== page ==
Chris Low (aka Spike) is a Scotland-born DIY punk veteran who played in Political Asylum, The Apostles, Oi Polloi, and various other bands since the early 1980s. Chris currently resides in Japan and launched a photography project called Up Yours! Tokyo Punk & Japanarchy Today, documenting the different faces of Tokyo’s underground punk scene through his camera lens.

Rethinking the Legacy of Anarcho-Punk Zines: An Interview with Chris Low

A conversation with punk lifer Chris Low on the emergence of anarcho-punk and the lasting legacy of zines on the punk culture.

By Mittens XVX On Aug 20, 2021

Born in the Scottish town of Stirling, Chris Low is a DIY punk drummer, photographer and a graphic designer who witnessed and participated in the emergence of the anarchist punk scene in the UK that took off in the early 1980s. Chris was an early anarcho-punk zinester and a drummer for various bands along the years, most notably Political Asylum, The Apostles, Oi Polloi, and Part 1. He has written for Vice magazine amongst other publications and has contributed to a number of books on punk, zines and subcultures.

In this interview we talk about growing up as a punk kid in the late ’70s, playing in a controversial band like The Apostles and the importance of zines for developing class struggle anarchist politics within the DIY punk scene.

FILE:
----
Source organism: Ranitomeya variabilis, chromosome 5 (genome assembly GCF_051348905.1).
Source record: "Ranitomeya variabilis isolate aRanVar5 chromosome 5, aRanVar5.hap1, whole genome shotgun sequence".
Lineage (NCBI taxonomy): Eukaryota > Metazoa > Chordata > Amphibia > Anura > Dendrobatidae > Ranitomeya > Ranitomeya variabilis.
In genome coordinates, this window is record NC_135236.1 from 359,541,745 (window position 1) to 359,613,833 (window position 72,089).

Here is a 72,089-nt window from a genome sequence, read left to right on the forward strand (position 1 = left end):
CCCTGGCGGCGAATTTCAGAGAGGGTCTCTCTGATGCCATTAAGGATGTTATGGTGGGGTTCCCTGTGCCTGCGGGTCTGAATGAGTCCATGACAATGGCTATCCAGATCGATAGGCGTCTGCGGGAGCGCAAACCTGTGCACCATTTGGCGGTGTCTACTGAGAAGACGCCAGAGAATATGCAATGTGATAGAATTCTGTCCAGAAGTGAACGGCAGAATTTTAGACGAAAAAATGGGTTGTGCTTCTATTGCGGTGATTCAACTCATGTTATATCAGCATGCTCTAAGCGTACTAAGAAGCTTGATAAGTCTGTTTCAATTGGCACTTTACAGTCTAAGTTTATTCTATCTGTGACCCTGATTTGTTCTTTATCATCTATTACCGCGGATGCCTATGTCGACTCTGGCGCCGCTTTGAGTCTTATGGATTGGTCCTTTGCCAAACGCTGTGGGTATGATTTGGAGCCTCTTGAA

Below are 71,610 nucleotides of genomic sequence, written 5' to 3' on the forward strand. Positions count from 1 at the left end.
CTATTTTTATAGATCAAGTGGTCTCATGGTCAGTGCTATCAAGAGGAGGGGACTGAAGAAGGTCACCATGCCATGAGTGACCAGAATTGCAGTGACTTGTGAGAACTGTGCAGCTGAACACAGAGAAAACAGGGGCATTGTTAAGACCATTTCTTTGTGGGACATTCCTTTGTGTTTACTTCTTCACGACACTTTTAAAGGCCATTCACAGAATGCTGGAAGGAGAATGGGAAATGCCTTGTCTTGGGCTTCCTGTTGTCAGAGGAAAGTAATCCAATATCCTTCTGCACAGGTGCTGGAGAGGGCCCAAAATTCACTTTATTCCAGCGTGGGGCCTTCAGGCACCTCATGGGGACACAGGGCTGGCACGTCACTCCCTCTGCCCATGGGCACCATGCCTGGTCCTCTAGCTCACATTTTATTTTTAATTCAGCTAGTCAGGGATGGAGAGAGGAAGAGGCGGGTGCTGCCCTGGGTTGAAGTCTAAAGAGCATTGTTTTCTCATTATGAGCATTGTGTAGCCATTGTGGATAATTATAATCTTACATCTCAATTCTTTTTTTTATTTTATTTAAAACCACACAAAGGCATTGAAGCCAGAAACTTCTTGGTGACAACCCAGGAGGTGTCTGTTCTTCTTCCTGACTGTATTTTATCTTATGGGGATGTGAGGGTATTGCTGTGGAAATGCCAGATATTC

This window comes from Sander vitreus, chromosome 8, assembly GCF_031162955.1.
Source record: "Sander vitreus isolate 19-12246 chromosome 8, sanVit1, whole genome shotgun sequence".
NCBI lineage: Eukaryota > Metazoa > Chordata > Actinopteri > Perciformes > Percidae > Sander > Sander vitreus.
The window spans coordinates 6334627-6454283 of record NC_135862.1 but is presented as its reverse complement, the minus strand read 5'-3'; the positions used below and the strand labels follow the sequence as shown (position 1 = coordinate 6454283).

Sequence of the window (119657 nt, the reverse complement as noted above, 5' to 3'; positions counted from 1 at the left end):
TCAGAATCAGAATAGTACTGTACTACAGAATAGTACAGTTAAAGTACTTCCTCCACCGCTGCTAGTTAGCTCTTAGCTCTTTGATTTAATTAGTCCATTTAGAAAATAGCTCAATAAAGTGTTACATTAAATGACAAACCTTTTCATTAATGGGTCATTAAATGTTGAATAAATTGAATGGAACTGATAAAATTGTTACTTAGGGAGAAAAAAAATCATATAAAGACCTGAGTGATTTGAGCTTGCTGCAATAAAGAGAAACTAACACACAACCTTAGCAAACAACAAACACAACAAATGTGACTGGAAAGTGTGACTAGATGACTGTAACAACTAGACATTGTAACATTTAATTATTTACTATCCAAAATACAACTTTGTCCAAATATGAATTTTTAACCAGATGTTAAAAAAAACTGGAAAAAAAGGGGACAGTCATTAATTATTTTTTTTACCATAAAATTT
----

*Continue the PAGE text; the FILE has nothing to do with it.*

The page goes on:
Chris Low drumming for Part 1 (2014)

Hello Chris, it’s an absolute honour speaking to you! Do you mind sharing some background about how and when you first got involved with DIY subculture and punk music? What was it to be involved in punk from a really young age?

Likewise, Sir! It’s a fantastic site you run and an honour to be asked for an interview.

I grew up in Stirling, in Central Scotland and got into punk in 1978. I was nine years old. I always used to hang around with people older than me and back then pretty much everyone I knew got into punk. The house I grew up in overlooked the car park of the local disco/club and there were local punk bands who would rehearse there me and my friends used to go and watch them practice. One of our next-door neighbours was Jamzy, the bassist in Stirling’s premier punk band, The Fakes—who released one amazing EP called Production, which you can find on YouTube. They were the first band I ever saw live and also in early 1979 I attended the Stirling Punk Festival which The Fakes also played alongside several other Central Scotland and Glasgow bands. I started listening to John Peel around then too and he would always play the latest punk records on his show. The first “big” gig I ever went to was Sham 69 at Glasgow Apollo just when the Sex Pistols had split up and Steve Jones and Paul Cook joined them on stage for the encore, which as you can imagine was a monumental moment for a young kid.